Earlier we argued that buying Russian oil was immoral. But no less moral is for companies (especially for companies that practice ESG) to continue operations in Russia paying taxes and thus enabling Putin to kill more Ukrainians.
Gordon Gekko, a character in the movie “Wall Street,” summarized the spirit of the corporate world by quipping that “greed is good.” But not everybody was happy with this motto. Many investors were interested in putting their money in businesses that care about morals. This gave rise to the ESG (environment, social, governance) investing.
The idea is simple and noble. You invest in businesses that minimize pollution, promote equity, respect human rights, observe fair labor practices, minimize corruption, etc. Establishing whether a given corporation behaves in line with ESG objectives could be costly for an investor, and so the task of rating firms along the ESG spectrum was largely outsourced to analytics firms such as Sustainalytics and MSCI. These ratings could later be used to construct indices that would provide attractive investment vehicles for pension funds, insurance companies, or individual investors. For example, BlackRock manages a $7 billionindex fund (iShares ESG Aware MSCI EAFE ETF) that explicitly focuses on corporations that have high ESG ratings from MSCI. Overall, the interest in ESG is rather brisk: Bloombergpredicts that ESG investment will account for $50 trillion by 2025.
While ESG investment may give a peace of mind and a warm glow from doing the right thing, the world is complicated and full of nuances. And if it is a spectrum of shades, where does one draw a line to identify an aggregable behavior? Furthermore, circumstances change continuously and so one may be concerned that a practice accepted in the past can become rather odious in the present. As a result, moral debates are hard to settle.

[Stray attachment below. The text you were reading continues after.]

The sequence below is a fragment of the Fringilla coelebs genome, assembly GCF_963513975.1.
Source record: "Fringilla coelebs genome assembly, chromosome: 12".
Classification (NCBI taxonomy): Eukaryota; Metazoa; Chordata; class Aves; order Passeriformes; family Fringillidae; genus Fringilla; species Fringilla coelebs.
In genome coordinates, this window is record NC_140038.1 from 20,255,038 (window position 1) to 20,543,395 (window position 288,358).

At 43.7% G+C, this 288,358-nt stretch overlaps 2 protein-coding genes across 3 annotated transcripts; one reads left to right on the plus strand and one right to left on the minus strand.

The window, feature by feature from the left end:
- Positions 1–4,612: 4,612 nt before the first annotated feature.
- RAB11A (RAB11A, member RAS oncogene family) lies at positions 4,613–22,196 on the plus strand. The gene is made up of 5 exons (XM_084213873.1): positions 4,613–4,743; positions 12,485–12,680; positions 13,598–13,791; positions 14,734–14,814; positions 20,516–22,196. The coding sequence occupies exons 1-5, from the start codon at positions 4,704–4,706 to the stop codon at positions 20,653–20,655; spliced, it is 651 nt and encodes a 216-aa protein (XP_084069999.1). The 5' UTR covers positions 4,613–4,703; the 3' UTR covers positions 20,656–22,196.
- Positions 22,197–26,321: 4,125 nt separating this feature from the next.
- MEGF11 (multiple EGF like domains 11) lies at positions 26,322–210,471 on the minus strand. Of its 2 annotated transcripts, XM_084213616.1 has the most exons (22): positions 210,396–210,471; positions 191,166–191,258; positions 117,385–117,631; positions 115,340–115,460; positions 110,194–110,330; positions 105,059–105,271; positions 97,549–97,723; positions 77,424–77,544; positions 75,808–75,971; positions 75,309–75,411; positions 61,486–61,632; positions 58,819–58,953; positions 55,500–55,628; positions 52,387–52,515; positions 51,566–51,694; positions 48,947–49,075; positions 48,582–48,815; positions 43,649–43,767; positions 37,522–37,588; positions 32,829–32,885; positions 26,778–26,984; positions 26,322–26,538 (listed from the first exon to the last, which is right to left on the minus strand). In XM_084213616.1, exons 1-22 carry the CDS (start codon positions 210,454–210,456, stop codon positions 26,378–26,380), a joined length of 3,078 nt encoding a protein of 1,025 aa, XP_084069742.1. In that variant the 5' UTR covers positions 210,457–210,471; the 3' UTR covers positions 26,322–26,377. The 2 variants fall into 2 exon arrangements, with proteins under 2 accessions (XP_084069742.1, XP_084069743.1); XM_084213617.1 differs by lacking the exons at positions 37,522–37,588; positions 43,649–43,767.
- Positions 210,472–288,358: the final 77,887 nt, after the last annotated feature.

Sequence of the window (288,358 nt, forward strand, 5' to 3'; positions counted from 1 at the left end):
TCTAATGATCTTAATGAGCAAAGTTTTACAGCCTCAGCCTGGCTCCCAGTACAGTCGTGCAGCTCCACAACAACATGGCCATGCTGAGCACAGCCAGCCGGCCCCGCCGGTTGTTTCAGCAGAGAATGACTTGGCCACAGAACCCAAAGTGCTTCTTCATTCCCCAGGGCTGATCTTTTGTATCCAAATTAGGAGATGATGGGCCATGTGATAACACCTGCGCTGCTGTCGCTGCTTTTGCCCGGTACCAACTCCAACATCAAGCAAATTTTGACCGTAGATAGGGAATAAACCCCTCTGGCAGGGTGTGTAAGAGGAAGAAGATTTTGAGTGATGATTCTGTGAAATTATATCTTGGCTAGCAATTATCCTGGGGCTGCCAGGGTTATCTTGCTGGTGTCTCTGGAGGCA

But occasionally the moral compass gives a clear bearing, the world turns black and white, and investment decisions become a life-or-death matter.
Indeed, on February 24, 2022, Russia invaded Ukraine in an unprovoked attack. The unspeakable atrocities of the aggressor range from leveling entire cities to bombing a maternity hospital to shelling a nuclear power plant. Thousands of innocent civilians in Ukraine are being killed by the Russian armed forces. This catastrophe aired on TV and other media in real time and is unbearable for anybody who cares about humanity.
The public outrage in the civilized world provided political backing to impose unprecedented sanctions on Russia so that Putin does not have resources to sow death and destruction in Ukraine. In this environment, many multinational corporations quickly learned that doing business in Russia or with Russia is so toxic that the best strategy is to voluntarily sever ties to Russia as quickly as possible. For example, McDonald’s closed 850 locations in Russia because of “the needless human suffering unfolding in Ukraine.” These decisions are not cheap and, not surprisingly, some businesses decided to stay in Russia because losses from exiting Russia outweighed the reputational costs. This is understandable as long as one believes in “greed is good.”
But ESG-approved businesses must be held to higher standards. Analytics firms assigning ESG scores must identify reprehensible connections to the Russian war machine and punish loathsome business choices with downgrades. And this is where the silence is deafening.
ConsiderNestle. This companydecided to stay in Russiaciting “a responsibility toward our more than 7,000 employees – most of whom are locals” as one of the reasons. Nestle has one of the highest (AA) ratings from MSCI (according to MSCI, “Nestle is a leader among 83 companies in the food products industry.”). This rating buys a lot in the ESG investment world. For example, Nestle accounts for thelargest share in BlackRock’s iShares ESG Aware MSCI index.
However, the dissonance between 1) paying taxes in Russia and thus funding the Russian war machine and 2) high morals of the ESG world is stark. How is Nestle’s AA rating consistent with respecting human rights (one of the ESG criteria) when it pays taxes to the Russian government that wages an aggressive war in Ukraine?
Maybe, MSCI and other analytics agencies will eventually reassess how the exposure to Russia should count toward the high aspirations of ESG investment. After all, it took MSCI onlytwo weeks (and thousands of deaths in Ukraine) to downgrade the Russian government a notch. But one should understand that every day of delays gives Nestle and the likes access to ESG-minded investors who want to make the world a better place and who end up indirectly and unknowingly funding the Russian aggression.
MSCI, Sustainalytics and others are meant to police the corporate world from greed. But who is going to police the police?
The authors do not work for, consult to, own shares in or receive funding from any company or organization that would benefit from this article, and have no relevant affiliations